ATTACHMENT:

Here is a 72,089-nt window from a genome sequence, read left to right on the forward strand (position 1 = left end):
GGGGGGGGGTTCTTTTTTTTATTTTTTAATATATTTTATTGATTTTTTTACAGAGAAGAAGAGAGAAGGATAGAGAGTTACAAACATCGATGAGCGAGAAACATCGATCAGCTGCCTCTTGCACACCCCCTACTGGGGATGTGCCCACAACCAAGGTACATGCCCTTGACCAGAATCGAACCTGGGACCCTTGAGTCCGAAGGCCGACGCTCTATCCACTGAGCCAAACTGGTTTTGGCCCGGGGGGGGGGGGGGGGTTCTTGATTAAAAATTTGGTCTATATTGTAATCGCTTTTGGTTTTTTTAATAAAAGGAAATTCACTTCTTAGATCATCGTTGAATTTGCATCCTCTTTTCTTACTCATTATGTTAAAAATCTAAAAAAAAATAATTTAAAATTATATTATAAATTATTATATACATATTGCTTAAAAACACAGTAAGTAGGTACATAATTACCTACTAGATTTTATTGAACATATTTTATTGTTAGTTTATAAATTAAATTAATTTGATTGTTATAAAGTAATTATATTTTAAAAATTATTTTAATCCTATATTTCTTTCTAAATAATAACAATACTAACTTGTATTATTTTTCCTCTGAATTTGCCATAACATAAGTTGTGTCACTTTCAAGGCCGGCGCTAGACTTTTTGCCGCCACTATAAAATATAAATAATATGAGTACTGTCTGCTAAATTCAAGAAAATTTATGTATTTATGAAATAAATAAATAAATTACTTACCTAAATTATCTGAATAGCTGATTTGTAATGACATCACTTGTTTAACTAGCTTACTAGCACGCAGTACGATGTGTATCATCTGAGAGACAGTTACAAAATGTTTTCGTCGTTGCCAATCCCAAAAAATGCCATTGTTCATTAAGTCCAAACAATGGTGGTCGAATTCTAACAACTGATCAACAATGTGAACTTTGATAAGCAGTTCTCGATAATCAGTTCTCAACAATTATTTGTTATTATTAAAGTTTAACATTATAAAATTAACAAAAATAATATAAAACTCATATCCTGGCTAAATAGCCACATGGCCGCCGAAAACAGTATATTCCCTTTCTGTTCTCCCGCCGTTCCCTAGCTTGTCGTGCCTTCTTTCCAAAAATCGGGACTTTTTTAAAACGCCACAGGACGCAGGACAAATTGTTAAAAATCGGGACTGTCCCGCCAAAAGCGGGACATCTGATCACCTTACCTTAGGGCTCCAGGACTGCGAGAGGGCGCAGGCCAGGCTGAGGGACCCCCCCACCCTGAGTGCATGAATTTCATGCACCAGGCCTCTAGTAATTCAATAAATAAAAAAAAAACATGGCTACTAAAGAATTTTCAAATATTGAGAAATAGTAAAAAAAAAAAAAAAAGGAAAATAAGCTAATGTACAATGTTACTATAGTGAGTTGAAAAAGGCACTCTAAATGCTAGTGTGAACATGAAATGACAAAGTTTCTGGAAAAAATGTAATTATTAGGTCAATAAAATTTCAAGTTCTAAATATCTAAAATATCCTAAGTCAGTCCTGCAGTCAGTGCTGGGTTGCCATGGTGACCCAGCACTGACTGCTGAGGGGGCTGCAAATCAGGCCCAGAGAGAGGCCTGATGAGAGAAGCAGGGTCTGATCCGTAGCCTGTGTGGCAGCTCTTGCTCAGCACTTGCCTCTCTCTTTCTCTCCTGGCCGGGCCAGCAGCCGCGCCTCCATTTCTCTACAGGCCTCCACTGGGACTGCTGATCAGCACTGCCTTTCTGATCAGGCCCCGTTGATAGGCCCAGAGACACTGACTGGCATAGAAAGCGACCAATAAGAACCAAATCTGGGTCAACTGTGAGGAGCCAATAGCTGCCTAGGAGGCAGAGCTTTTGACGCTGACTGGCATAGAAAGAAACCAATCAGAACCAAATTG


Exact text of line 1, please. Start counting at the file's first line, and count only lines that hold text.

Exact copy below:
Here is a 72,089-nt window from a genome sequence, read left to right on the forward strand (position 1 = left end):